Robert Holman's Bad Weather is a play exploring the nature of violence and the possibility of redemption. It was first performed by the Royal Shakespeare Company at The Other Place, Stratford-upon-Avon, on 22 April 1998.
The play begins on a grim housing estate in Middlesbrough, North Yorkshire. There’s been a fight at a local Chinese restaurant. A man is badly injured. Two young men are involved, Luke and Jamie. Despite the fact that both boys are guilty of the attack, loudmouth Luke manages to get off whilst Jamie, unwilling to grass up his best mate, is sent to prison. To complicate matters, Jamie’s girlfriend (and Luke’s sister) Rhona is carrying his child. The court case takes its toll on Jamie’s French mother, Kay, whose stress is aggravated when her former nanny, Agnès, turns up unannounced having been estranged for twenty years. However, her appearance may just offer a means of escape for everyone involved and transform the storm in which they are trapped into a far brighter outlook.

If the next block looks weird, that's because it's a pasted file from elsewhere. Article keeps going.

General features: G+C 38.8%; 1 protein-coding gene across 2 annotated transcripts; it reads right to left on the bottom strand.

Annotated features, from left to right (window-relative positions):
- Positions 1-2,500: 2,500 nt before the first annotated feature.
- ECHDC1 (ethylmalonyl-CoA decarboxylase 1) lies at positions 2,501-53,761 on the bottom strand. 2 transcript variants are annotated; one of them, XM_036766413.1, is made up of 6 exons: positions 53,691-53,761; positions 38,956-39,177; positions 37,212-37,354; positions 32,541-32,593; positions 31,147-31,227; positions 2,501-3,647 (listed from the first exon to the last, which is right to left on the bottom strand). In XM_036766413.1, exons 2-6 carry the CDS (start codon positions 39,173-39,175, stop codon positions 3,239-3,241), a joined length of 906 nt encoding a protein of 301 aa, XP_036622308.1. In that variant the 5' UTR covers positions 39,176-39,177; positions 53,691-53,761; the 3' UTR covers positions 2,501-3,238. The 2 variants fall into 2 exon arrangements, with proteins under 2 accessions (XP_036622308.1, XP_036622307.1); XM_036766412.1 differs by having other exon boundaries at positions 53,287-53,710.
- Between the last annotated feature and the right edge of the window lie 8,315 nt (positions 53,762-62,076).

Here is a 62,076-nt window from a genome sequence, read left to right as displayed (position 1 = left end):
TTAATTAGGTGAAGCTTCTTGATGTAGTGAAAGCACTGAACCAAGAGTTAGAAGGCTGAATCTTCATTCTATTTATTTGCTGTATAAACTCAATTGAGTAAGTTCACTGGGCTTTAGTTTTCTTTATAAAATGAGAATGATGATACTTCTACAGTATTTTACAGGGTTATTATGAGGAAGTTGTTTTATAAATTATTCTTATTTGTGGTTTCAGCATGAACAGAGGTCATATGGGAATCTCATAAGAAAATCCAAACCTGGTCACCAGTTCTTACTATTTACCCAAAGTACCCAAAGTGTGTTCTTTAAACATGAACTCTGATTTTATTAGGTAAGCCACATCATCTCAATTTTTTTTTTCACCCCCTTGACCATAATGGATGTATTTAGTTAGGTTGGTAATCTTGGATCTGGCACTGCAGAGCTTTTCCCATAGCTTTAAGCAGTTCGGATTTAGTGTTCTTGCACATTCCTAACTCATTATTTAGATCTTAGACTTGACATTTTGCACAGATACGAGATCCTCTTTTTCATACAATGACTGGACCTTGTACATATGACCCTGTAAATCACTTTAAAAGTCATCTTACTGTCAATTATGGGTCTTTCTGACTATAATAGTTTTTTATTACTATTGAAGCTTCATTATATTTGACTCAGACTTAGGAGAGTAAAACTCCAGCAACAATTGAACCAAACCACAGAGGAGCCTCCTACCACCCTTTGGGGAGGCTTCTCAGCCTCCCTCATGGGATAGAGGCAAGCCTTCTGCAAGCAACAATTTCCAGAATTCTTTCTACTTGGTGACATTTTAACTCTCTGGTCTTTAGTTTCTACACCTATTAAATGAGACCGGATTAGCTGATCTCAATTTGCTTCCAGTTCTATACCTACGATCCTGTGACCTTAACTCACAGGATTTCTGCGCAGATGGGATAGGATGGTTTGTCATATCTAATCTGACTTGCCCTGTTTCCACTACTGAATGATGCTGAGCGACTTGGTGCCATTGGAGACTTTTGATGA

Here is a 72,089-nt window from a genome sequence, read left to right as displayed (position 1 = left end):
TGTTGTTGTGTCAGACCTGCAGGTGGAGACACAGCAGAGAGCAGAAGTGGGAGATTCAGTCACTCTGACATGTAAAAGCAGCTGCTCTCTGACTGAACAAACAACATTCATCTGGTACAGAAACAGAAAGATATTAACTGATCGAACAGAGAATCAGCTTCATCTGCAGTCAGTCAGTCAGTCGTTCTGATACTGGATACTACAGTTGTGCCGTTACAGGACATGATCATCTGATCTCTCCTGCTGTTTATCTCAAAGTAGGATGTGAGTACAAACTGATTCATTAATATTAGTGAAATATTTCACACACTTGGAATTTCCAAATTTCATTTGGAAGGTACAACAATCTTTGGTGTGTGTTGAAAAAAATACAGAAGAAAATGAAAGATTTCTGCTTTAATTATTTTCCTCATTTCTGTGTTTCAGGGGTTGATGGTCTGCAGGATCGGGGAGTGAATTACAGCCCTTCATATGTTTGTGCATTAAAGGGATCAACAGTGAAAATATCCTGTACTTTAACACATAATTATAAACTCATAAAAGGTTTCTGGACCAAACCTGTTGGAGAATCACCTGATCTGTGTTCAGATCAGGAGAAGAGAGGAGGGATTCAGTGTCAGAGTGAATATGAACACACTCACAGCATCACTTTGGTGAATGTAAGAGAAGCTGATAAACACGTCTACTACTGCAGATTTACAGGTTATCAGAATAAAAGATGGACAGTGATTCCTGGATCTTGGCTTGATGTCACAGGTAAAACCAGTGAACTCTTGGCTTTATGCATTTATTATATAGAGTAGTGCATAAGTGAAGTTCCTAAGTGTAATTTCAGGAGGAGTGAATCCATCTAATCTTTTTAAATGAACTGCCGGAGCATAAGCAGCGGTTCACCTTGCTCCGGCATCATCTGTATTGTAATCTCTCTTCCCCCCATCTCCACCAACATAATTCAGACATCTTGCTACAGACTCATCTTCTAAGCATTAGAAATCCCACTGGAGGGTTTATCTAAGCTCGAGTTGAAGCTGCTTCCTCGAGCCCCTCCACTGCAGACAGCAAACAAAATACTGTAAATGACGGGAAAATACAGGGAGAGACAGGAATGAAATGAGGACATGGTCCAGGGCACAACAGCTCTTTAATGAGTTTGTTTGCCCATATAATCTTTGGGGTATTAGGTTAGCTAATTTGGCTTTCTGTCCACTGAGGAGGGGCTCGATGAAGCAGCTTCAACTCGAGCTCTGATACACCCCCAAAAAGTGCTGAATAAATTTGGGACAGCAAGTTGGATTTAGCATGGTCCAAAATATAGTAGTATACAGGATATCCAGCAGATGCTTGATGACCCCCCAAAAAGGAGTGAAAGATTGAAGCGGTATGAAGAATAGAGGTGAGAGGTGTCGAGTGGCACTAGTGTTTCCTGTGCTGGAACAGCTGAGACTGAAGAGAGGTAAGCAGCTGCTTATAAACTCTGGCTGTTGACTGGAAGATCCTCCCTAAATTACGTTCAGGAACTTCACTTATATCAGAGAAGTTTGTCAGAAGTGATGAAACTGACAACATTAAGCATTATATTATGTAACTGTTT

As Colin Chambers writes in an introduction to the published script, 'Much of Holman's work has been seen to startling effect in small theatres because, as in Bad Weather, he reveals the larger picture beyond through small and often domestic detail, driven by sharp observation of life rather than a particular ideology and by a deceptive economy of style that is spare and steely, yet compassionate and emotionally powerful.'
The Royal Shakespeare Company premiere was directed by Steven Pimlott and designed by Ashley Martin-Davis. The cast was Emma Handy, Paul Popplewell, Ryan Pope, Susan Brown, Barry Stanton and Susan Engel.